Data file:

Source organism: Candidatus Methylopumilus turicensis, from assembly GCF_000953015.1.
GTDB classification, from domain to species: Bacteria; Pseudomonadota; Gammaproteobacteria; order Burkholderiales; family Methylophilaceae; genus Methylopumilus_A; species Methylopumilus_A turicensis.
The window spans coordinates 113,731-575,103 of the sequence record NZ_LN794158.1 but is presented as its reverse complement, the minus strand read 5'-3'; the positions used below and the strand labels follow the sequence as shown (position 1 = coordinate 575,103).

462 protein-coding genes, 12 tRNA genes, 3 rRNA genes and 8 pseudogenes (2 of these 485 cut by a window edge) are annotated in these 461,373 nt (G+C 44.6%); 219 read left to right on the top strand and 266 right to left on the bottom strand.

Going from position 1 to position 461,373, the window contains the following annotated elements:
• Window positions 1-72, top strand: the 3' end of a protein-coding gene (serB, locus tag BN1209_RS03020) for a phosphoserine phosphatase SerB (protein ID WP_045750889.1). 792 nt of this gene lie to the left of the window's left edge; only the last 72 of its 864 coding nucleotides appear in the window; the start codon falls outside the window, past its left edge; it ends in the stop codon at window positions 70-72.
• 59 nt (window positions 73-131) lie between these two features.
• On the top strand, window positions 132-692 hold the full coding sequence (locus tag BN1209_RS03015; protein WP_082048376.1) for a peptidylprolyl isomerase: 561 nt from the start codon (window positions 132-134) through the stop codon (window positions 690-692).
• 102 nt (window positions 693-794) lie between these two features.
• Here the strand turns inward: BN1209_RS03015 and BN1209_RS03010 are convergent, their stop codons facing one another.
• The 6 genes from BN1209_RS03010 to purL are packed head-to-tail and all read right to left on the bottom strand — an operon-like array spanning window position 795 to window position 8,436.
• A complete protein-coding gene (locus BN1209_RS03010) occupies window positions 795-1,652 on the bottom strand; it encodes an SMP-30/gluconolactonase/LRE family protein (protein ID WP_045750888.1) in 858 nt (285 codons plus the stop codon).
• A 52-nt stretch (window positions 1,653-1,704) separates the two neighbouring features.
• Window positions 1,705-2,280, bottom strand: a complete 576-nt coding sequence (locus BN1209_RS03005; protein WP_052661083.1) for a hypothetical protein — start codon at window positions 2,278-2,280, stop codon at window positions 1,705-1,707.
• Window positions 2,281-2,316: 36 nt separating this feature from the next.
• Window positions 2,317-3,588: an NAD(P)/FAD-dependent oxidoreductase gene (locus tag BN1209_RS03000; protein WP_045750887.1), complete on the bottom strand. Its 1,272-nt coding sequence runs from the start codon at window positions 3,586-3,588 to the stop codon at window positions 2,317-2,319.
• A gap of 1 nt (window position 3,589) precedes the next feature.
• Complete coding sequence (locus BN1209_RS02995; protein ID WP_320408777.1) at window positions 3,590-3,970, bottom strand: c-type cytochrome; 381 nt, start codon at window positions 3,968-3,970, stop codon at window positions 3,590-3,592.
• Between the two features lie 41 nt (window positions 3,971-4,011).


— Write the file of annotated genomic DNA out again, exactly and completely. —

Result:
Source organism: Candidatus Methylopumilus turicensis, from assembly GCF_000953015.1.
GTDB classification, from domain to species: Bacteria; Pseudomonadota; Gammaproteobacteria; order Burkholderiales; family Methylophilaceae; genus Methylopumilus_A; species Methylopumilus_A turicensis.
The window spans coordinates 113,731-575,103 of the sequence record NZ_LN794158.1 but is presented as its reverse complement, the minus strand read 5'-3'; the positions used below and the strand labels follow the sequence as shown (position 1 = coordinate 575,103).

462 protein-coding genes, 12 tRNA genes, 3 rRNA genes and 8 pseudogenes (2 of these 485 cut by a window edge) are annotated in these 461,373 nt (G+C 44.6%); 219 read left to right on the top strand and 266 right to left on the bottom strand.

Going from position 1 to position 461,373, the window contains the following annotated elements:
• Window positions 1-72, top strand: the 3' end of a protein-coding gene (serB, locus tag BN1209_RS03020) for a phosphoserine phosphatase SerB (protein ID WP_045750889.1). 792 nt of this gene lie to the left of the window's left edge; only the last 72 of its 864 coding nucleotides appear in the window; the start codon falls outside the window, past its left edge; it ends in the stop codon at window positions 70-72.
• 59 nt (window positions 73-131) lie between these two features.
• On the top strand, window positions 132-692 hold the full coding sequence (locus tag BN1209_RS03015; protein WP_082048376.1) for a peptidylprolyl isomerase: 561 nt from the start codon (window positions 132-134) through the stop codon (window positions 690-692).
• 102 nt (window positions 693-794) lie between these two features.
• Here the strand turns inward: BN1209_RS03015 and BN1209_RS03010 are convergent, their stop codons facing one another.
• The 6 genes from BN1209_RS03010 to purL are packed head-to-tail and all read right to left on the bottom strand — an operon-like array spanning window position 795 to window position 8,436.
• A complete protein-coding gene (locus BN1209_RS03010) occupies window positions 795-1,652 on the bottom strand; it encodes an SMP-30/gluconolactonase/LRE family protein (protein ID WP_045750888.1) in 858 nt (285 codons plus the stop codon).
• A 52-nt stretch (window positions 1,653-1,704) separates the two neighbouring features.
• Window positions 1,705-2,280, bottom strand: a complete 576-nt coding sequence (locus BN1209_RS03005; protein WP_052661083.1) for a hypothetical protein — start codon at window positions 2,278-2,280, stop codon at window positions 1,705-1,707.
• Window positions 2,281-2,316: 36 nt separating this feature from the next.
• Window positions 2,317-3,588: an NAD(P)/FAD-dependent oxidoreductase gene (locus tag BN1209_RS03000; protein WP_045750887.1), complete on the bottom strand. Its 1,272-nt coding sequence runs from the start codon at window positions 3,586-3,588 to the stop codon at window positions 2,317-2,319.
• A gap of 1 nt (window position 3,589) precedes the next feature.
• Complete coding sequence (locus BN1209_RS02995; protein ID WP_320408777.1) at window positions 3,590-3,970, bottom strand: c-type cytochrome; 381 nt, start codon at window positions 3,968-3,970, stop codon at window positions 3,590-3,592.
• Between the two features lie 41 nt (window positions 3,971-4,011).